Increases in liver enzymes are common in people with
COVID-19 and occur more frequently in people with severe COVID-19, a
meta-analysis of studies published in Hepatology International shows.
Most liver enzyme elevations were mild-to-moderate and did
not result in severe liver injury, the review found. Only one case of liver
failure was identified in the 128 studies reviewed.
Liver enzyme abnormalities were more likely to occur in
people with chronic liver disease, the meta-analysis found.
Two coronaviruses with genetic similarities to SARS-CoV-2
(SARS-CoV and MERS-CoV) are known to cause liver damage so physicians were
already alerted to the potential for liver injury when SARS-CoV-2 began to cause
life-threatening illness in China in early 2020.
Since the first cases of COVID-19 were reported, over 300
studies have been published that report on liver function abnormalities in
people with COVID-19. Researchers at Chandigarh University, India, carried out
a systematic review of these studies, rejecting published studies which
reported on less than five patients or where a diagnosis of COVID-19 was not
confirmed by virological testing, leaving 128 studies.
The investigators calculated the pooled prevalence of liver
function abnormalities reported in these studies:
- Hypoalbuminemia – 61.2% (48.2-72.8)
- GGT elevation – 27.9% (18.2-40.2)
- Acute hepatic injury – 23.7% (16.3-33.1)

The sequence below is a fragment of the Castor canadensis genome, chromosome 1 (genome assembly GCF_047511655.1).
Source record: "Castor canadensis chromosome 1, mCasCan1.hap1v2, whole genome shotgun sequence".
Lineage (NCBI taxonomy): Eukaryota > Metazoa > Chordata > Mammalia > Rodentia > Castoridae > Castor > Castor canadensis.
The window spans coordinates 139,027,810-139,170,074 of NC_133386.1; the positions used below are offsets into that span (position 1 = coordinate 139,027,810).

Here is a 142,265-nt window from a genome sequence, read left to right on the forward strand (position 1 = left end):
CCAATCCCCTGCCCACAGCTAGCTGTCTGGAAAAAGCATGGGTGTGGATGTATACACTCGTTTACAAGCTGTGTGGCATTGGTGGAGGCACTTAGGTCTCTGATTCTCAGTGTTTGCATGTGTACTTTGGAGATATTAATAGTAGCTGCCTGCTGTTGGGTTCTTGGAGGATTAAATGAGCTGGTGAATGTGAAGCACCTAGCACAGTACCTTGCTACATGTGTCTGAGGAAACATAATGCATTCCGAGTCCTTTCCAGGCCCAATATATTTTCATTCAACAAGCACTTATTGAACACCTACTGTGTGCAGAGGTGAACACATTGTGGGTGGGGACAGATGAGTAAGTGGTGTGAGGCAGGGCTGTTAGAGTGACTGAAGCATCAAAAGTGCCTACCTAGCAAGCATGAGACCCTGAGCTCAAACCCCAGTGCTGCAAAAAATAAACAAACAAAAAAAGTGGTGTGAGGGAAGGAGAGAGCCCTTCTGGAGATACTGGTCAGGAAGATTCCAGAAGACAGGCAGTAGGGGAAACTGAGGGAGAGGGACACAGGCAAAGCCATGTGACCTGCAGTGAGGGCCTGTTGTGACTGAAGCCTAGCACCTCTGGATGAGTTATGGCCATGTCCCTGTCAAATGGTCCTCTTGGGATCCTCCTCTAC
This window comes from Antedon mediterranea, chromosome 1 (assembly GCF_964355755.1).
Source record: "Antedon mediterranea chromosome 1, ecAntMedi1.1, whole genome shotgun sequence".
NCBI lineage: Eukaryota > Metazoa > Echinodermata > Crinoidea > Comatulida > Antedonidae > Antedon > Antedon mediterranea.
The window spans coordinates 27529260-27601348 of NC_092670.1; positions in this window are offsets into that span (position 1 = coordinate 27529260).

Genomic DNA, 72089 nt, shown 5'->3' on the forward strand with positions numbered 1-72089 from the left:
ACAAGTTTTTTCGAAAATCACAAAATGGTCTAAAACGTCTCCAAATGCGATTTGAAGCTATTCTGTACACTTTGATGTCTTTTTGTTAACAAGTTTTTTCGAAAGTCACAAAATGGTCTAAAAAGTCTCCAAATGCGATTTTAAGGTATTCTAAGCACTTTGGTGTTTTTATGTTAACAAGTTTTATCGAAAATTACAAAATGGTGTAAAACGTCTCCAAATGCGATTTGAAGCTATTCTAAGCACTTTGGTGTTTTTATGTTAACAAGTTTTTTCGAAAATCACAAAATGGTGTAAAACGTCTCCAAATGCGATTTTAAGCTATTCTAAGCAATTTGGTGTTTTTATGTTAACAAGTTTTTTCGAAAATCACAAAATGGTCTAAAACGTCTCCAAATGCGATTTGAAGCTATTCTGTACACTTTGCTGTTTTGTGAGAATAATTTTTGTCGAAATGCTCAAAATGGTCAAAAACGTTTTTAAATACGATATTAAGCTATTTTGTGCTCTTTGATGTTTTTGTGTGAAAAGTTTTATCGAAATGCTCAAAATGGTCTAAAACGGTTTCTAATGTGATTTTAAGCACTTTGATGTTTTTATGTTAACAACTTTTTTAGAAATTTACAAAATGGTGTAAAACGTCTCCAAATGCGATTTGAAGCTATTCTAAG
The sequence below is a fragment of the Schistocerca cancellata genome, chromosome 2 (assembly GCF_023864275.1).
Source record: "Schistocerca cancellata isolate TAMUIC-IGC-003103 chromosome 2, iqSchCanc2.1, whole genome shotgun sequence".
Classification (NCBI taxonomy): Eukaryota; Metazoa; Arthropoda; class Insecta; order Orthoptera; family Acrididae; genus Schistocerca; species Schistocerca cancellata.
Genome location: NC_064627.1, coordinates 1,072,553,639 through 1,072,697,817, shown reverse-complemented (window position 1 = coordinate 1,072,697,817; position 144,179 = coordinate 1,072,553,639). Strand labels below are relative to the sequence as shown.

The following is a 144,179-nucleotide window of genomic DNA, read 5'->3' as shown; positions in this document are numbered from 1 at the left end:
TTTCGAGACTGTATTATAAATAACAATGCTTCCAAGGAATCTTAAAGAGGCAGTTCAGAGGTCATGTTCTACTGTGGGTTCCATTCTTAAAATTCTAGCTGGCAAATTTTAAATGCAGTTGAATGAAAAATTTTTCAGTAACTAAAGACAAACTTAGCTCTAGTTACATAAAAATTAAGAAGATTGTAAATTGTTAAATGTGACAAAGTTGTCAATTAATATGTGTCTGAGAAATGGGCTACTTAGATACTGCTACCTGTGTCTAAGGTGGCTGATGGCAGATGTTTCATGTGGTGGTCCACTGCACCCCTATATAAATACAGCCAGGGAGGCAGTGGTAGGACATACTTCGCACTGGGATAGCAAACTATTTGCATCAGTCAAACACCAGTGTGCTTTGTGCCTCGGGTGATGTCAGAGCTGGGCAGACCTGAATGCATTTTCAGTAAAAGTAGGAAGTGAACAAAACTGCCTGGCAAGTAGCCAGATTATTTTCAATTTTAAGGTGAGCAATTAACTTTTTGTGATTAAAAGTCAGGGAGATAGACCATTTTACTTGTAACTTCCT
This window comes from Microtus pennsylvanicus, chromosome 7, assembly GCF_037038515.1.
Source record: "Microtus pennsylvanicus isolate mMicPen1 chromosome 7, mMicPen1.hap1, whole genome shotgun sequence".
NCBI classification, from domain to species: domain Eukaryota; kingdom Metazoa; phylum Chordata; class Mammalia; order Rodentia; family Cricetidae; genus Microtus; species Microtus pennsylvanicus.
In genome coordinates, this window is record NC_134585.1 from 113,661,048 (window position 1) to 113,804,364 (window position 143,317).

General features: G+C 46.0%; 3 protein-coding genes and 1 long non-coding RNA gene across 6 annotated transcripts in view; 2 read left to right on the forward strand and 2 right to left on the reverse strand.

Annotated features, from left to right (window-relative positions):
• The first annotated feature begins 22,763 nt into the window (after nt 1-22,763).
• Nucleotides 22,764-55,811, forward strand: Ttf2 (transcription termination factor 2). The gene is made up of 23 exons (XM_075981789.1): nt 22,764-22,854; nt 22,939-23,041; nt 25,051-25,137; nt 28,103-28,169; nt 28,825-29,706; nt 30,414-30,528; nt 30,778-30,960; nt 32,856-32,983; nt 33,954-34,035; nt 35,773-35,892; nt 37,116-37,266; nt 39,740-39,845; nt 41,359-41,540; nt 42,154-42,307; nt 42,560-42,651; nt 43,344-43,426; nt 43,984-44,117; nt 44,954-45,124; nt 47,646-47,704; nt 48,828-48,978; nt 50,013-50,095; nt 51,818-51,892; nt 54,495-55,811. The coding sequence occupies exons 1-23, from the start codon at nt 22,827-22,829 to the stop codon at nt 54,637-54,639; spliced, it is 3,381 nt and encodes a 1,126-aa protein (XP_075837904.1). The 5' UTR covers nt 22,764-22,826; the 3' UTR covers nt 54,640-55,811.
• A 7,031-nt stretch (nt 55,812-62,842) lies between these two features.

- ALT elevation – 23.2% (19.9-27)
- AST elevation – 23.4% (18.8-28.7)
- Hyperbilirubinemia – 10.8% (95% CI 6.87-17.08)
- ALP – 7.48% (3.9-13.8).
With the exceptions of ALT and AST, the relative risk of an
abnormality was greater in people with severe COVID-19.
However, the review did not find a higher prevalence of
underlying liver disease in severe COVID-19 cases. The investigators warn that
the review cannot provide evidence on whether chronic liver disease places
people at higher risk of severe COVID-19, especially because the designation 'chronic liver disease' embraces viral hepatitis, metabolic disorders,
autoimmune disorders and other conditions.
When they compared the risk of liver abnormalities in people
with hepatitis B to other people with chronic liver disease, the investigators found
no increase in the risk of severe COVID-19 in people with hepatitis B. However,
fatty liver disease was associated with a higher risk of severe COVID-19 in
four out of five studies which reported on the association.
The investigators say it is impossible to tell whether liver
abnormalities are caused by the virus, by the immune system’s response to the
virus or by medications used to treat COVID-19, many of which cause liver
They also caution that most of the studies identified by the
review reported on Chinese patients, so the findings may not capture important underlying
differences between populations.